So right up to the close of the first century, we have biblical references to the seventh-day Sabbath.
John was the last surviving disciple among Jesus’ 12 disciples. This means that the Sabbath was kept all throughout the apostolic age.
And Sabbath observance was one of the doctrines to be affected.
The teachings and traditions of the “Church Fathers”
In the early second century, a new generation of intelligent and influential church leaders emerged. These are commonly referred to as the Church Fathers.2
Justin Martyr was one of the leading names in the Second Century. And others like Polycarp, Ignatius, Dionysius, Theophilus, Irenaeus, Origen, Cyprian, and Tertullian followed in the years and centuries that followed.
These were known for their genius, eloquence, and devotion. Some of them even died as Christian martyrs. And as they wrote and taught, the believers began to look up to them for guidance, just as they did the apostles.
The only problem was that many of them came from religions other than Christianity. And they let their prior influences affect how they interpreted Scripture. Eventually, they integrated pagan practices into Christianity.
With time, these practices became rituals, and then traditions. In the end, many began to regard these traditions just as highly as they did the Scriptures as their standard of faith and practice.
Most of these things started innocently. But they ended up affecting key beliefs and practices of Christianity.
Creeping corruption starts in the time of the apostles
The Apostle Paul had seen signs of this corruption starting to enter the church even in his days.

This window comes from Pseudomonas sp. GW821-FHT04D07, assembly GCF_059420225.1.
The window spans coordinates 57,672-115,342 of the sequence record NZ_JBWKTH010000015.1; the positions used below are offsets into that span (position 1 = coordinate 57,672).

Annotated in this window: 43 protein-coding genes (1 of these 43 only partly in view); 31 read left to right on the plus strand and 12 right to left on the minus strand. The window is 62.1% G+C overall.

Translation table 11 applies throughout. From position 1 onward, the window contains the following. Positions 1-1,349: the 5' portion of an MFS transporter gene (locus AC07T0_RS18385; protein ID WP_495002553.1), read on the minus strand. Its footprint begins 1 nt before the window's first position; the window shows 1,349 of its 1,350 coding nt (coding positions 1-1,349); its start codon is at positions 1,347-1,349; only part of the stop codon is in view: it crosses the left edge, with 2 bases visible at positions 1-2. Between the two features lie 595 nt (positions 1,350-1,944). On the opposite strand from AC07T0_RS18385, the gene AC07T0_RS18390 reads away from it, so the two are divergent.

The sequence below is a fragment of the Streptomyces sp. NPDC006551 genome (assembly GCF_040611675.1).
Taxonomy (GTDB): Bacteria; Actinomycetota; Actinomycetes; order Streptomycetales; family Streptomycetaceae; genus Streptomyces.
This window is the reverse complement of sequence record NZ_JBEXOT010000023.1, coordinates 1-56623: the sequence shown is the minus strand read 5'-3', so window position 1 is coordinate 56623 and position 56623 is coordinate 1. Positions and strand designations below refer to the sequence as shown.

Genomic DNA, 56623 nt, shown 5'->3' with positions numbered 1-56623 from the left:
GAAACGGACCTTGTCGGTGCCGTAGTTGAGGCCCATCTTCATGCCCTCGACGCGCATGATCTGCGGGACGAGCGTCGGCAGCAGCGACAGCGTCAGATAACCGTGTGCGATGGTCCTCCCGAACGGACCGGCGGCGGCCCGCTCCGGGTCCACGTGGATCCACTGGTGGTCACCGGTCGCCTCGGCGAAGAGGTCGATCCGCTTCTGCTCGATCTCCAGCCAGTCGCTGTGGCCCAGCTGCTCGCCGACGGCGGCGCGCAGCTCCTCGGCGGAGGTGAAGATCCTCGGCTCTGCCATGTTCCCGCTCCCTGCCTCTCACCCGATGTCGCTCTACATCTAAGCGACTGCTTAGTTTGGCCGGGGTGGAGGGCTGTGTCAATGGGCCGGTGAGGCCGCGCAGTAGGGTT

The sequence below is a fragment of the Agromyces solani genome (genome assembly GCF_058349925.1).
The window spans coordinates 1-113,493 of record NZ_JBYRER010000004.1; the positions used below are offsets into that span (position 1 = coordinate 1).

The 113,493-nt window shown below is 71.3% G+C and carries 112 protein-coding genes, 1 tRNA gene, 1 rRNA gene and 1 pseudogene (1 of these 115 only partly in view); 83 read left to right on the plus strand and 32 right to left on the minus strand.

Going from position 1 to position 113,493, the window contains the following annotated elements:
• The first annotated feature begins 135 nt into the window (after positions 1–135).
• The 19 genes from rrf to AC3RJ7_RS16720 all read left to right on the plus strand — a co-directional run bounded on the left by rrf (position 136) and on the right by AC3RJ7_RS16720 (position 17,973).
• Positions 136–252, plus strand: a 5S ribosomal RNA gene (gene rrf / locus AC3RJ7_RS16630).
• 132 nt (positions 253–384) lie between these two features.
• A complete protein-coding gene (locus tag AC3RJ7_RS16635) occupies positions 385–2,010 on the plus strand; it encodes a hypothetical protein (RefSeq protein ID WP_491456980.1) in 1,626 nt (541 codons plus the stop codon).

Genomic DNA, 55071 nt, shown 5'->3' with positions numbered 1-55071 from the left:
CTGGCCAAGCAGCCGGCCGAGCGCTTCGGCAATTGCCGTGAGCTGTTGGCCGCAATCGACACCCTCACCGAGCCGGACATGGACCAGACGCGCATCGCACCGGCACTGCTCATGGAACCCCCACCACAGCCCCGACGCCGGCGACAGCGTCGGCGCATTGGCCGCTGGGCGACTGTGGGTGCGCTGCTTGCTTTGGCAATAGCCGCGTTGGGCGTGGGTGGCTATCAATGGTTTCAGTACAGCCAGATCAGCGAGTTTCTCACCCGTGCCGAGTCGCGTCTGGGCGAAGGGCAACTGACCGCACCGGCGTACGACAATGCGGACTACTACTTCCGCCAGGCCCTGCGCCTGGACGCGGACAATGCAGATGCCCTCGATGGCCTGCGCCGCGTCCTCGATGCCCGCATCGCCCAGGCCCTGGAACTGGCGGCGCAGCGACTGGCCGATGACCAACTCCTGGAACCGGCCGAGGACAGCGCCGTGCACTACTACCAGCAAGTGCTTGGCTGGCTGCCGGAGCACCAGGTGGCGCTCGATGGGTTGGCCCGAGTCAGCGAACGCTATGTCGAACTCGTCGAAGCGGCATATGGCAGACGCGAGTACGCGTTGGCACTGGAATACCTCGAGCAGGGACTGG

Writing to the Thessalonians, he told them that the “mystery of lawlessness [was] already at work” in their time (2 Thessalonians 2:7, NKJV).
He had also warned that:
Time will come when people will not tolerate sound doctrine, but according to their own desires, will multiply teachers for themselves because they have an itch to hear what they want to hear. They will turn away from hearing the truth and will turn aside to myths.2 Timothy 4:3-4 (CSB)
Paul saw that after the apostles were all dead and gone, many false teachers would come up and mislead people from the truth.
And with this kind of trust that the people had for Church Fathers, Paul’s prediction was coming true.
Instead of God’s Word continuing to be searched for every standard of truth, human beings started weaving their own ideas into the doctrines of Christianity, and following human wisdom instead of God’s.
How was the Sabbath changed from Saturday to Sunday?
The Christian church’s shift from observing the Sabbath on Saturday to observing it on Sunday was gradual.
Many factors contributed to this change. Some were religious and political factors, others were social and cultural.